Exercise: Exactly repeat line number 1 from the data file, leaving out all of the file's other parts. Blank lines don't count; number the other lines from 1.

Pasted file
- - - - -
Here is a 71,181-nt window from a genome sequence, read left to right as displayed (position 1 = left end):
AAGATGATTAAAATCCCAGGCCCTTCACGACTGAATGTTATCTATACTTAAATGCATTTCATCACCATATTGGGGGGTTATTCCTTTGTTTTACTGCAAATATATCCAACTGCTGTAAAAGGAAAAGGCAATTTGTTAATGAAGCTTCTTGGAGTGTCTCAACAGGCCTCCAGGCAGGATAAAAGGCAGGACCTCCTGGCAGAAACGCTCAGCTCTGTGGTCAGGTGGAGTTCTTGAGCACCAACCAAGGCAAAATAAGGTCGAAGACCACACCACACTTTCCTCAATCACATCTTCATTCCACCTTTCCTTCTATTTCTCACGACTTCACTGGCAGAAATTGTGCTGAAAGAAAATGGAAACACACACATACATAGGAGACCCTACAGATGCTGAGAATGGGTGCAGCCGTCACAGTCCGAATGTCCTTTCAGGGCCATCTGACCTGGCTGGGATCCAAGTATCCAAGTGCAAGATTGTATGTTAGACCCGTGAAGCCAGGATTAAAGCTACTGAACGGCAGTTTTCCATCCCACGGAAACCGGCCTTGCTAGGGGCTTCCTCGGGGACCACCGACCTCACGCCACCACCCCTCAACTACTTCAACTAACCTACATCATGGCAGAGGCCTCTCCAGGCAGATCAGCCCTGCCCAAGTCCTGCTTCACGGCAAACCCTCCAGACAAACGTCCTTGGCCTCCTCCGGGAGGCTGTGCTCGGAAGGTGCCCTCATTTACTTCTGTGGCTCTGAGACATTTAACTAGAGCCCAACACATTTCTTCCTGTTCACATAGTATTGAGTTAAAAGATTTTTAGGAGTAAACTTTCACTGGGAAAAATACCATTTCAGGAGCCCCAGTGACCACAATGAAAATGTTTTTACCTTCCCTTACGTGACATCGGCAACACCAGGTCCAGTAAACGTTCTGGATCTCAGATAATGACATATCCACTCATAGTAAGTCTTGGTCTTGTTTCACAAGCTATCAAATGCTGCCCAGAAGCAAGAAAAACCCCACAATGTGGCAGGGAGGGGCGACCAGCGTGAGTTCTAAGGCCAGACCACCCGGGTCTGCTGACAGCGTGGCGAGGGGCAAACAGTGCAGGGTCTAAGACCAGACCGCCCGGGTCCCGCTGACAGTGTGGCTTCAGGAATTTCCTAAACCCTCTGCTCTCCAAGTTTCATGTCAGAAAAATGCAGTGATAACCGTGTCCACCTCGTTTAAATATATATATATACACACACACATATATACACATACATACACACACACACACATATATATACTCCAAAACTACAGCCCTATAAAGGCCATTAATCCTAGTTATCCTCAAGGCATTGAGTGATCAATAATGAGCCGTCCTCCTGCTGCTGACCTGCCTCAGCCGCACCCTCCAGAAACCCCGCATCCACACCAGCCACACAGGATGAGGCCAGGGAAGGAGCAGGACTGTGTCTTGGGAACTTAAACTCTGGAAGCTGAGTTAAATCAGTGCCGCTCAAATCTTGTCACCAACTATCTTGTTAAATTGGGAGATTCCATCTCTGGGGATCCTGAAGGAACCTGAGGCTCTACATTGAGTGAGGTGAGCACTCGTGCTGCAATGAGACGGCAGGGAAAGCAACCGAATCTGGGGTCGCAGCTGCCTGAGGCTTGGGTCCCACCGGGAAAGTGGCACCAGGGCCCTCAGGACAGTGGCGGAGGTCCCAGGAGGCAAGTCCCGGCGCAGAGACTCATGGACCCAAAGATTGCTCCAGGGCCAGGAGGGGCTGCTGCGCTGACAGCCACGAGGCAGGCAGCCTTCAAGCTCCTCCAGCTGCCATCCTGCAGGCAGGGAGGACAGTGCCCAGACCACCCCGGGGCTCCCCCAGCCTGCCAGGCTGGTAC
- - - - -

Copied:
Here is a 71,181-nt window from a genome sequence, read left to right as displayed (position 1 = left end):